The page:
What's in a name?
A lot, as it turns out. The Rainmaker Rodeo has seen its share of wet weather over its storied 54 years, but much like the postman, neither rain nor sleet nor snow (and it's experienced it all) could keep the event from growing.
It wasn't always called the Rainmaker Rodeo. When it was started by the Kinsmen Club in 1965, it was called Rodeo 104, which actually marked the 104th birthday of what was then the Town of St. Albert. After experiencing more than its fair share of wet weather over the years, the rodeo earned the moniker 'Rainmaker' (which was invented by the media) in the 1970s.
The rodeo wasn't always in May, either. The event was held in June until the Kinsmen commissioned a weather study in 1984. A recommendation was made that the rodeo be held about a month earlier, so the Kinsmen moved it to May 22 to 24 in 1987. It snowed, of course, but the show went on.
There are certain years that stand out from others, mostly because of the weather. St. Albertans will remember 2010 as one of the worst, with whipping winds and snow which had organizers calling the weather "unprecedented" and "catastrophic." The seats were nearly empty at the midway and rodeo for almost the entire weekend, and the financial impact was devastating. The wicked weather prompted the Kinsmen to invent a new tag line for the rodeo: 'Whether it rains or snows, the Rainmaker goes.'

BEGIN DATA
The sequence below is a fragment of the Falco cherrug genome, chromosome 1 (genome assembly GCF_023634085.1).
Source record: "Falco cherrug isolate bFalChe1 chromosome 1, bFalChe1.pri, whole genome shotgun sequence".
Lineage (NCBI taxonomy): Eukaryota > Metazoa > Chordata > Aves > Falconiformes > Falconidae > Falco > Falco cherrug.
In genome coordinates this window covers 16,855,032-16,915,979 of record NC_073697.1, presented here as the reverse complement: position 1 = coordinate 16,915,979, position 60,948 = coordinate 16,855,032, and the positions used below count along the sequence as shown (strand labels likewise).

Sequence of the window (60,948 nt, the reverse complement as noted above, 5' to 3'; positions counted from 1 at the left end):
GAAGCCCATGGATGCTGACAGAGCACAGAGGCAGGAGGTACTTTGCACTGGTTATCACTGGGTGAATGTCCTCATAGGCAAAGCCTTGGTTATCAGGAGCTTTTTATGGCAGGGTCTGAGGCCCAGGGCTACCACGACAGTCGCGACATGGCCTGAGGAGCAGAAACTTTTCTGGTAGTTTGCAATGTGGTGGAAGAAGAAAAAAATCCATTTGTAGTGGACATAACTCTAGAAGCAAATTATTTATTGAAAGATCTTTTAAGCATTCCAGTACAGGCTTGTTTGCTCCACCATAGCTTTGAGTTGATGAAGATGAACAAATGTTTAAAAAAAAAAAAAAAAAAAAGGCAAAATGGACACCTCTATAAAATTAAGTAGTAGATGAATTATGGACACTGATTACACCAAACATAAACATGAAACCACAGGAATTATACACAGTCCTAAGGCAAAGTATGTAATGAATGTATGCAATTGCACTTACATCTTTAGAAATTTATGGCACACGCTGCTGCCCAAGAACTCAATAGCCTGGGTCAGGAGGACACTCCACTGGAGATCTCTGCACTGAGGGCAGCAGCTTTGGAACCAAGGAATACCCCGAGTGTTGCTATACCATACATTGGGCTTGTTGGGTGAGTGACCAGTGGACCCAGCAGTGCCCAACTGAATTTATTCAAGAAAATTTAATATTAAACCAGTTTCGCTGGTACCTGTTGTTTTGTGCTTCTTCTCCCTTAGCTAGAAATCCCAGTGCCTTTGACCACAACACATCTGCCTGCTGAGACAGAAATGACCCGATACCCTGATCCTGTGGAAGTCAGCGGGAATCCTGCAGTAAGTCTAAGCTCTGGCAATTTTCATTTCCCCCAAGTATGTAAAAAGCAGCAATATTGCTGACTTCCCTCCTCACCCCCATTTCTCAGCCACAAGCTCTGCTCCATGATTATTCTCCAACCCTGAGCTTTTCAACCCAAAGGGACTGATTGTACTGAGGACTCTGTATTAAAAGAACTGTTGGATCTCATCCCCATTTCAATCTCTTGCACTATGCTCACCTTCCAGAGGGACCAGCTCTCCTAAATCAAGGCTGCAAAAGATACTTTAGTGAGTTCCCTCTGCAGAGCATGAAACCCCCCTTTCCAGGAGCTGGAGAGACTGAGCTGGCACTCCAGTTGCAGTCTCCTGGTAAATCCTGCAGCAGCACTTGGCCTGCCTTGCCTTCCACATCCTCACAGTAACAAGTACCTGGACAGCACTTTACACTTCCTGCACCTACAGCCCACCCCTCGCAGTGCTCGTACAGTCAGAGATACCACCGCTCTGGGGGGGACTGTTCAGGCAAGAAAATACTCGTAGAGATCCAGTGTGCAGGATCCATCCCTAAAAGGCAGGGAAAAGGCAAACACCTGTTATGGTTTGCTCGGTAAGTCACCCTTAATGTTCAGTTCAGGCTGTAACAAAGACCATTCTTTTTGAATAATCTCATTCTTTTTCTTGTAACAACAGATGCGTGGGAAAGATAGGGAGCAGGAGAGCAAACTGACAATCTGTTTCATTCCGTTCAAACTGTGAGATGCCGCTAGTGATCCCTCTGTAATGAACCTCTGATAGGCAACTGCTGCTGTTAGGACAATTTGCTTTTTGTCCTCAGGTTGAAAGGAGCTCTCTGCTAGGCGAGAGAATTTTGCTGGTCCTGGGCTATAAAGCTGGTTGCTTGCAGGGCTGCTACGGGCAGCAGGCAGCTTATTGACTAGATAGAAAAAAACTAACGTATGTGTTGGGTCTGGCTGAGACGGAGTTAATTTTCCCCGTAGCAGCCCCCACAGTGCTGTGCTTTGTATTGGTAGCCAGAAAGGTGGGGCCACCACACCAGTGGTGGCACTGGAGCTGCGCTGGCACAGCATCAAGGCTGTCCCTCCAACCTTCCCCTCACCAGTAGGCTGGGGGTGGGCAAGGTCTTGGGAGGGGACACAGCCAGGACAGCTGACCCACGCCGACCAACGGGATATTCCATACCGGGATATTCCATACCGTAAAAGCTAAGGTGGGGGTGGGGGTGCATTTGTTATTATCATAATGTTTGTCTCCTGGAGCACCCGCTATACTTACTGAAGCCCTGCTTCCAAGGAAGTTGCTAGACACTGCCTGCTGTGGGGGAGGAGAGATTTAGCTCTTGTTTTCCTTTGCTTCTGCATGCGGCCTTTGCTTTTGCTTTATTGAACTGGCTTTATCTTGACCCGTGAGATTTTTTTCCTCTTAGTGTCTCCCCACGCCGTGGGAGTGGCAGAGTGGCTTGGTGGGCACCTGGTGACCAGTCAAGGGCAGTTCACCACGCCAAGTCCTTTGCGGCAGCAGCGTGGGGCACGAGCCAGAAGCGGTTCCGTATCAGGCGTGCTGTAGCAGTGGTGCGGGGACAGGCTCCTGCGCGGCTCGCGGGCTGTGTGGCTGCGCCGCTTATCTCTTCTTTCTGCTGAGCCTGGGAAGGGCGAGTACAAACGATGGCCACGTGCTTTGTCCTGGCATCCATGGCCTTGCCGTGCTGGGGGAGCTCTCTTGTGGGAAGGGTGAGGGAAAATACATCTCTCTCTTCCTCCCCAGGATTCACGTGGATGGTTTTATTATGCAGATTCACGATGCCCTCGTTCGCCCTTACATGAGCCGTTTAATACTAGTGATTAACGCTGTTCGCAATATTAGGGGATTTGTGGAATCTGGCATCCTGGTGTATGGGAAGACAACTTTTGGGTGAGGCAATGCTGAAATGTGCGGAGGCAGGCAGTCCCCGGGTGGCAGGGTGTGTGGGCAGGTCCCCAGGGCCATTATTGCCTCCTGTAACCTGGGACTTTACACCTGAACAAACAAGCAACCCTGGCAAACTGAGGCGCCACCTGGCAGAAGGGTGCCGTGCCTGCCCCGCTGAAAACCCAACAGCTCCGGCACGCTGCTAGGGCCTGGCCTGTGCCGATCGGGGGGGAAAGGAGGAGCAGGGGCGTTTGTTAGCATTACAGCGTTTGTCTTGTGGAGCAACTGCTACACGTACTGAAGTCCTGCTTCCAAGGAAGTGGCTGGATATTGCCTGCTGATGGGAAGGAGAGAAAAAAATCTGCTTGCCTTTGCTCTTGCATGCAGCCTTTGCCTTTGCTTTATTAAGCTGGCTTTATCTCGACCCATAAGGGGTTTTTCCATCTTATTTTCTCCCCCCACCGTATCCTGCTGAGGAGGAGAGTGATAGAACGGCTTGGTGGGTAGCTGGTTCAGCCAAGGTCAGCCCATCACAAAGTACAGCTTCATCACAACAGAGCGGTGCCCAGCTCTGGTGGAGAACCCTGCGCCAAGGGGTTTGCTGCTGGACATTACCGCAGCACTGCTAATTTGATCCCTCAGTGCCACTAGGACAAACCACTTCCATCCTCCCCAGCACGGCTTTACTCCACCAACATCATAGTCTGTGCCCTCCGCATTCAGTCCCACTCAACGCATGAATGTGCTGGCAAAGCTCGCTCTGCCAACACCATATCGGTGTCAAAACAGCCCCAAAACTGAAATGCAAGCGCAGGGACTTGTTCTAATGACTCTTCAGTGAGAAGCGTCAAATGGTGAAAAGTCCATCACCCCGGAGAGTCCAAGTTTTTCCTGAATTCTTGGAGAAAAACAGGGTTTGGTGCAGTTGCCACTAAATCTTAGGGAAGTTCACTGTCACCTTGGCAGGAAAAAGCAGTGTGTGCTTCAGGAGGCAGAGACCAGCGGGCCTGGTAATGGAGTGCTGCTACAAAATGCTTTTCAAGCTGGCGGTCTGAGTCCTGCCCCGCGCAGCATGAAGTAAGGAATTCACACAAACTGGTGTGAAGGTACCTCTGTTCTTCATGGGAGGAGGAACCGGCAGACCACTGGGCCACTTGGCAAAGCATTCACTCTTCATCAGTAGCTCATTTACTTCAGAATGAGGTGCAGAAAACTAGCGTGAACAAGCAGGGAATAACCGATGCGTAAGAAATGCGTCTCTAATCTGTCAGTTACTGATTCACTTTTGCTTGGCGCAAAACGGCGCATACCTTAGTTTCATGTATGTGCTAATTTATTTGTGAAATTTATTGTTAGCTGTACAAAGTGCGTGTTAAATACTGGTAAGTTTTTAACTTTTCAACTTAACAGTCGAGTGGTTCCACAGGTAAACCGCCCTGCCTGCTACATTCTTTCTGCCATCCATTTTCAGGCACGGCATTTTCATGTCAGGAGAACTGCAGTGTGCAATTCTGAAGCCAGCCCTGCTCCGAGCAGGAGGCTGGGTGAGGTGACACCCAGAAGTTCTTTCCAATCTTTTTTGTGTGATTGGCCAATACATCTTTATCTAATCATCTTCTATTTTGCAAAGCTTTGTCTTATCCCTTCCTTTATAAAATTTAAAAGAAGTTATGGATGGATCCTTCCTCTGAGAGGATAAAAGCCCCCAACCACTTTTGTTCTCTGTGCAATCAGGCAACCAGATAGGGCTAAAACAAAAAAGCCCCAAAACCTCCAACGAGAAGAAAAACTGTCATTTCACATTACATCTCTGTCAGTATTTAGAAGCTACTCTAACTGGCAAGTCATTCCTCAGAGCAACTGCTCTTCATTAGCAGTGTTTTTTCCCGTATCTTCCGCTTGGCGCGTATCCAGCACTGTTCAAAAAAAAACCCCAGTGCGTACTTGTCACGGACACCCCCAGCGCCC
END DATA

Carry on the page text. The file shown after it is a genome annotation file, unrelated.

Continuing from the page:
Gazette staffers remember 2010 all too well. That was the first year the Gazette took on the rodeo pancake breakfast, which was then held in Lions Park. After decades of putting on the Fun Run, which had run its course (pardon the pun), the Gazette jumped at the opportunity to do something fresh and new for the community.
The St. Albert (Host) Lions had been putting on the free breakfast since 1966, but due to declining membership and increased costs, the Lions announced they could no longer host the breakfast. With just a little more than a month to go before the rodeo, the Gazette decided to pick up where the Lions left off. The Gazette staff met weekly to plan the breakfast. The Lions, led by Jack Riley, told us to be prepared to serve anywhere from 1,250 to 2,500 people. That's a lot of coffee, juice, pancakes, sausages and syrup. The Lions, to their credit, were extremely helpful and provided detailed instructions – everything from how much pancake mix to buy to how many coffee urns we'd need.
Suffice it to say, we overbought as the snow kept the crowds way down. It may have been Mother Nature's way of easing us into hosting the breakfast. Today, the Gazette staff run the breakfast like a finely tuned machine, and each year Riley stops by to make sure it stays that way.
So come on down to St. Albert Place Saturday. We'll have the griddles on by 7 a.m. The grub and Tim's coffee are free until the parade kicks off at 9:30 a.m. All we ask is that you bring a donation (food or cash) for the food bank. Then it's off to the Rainmaker.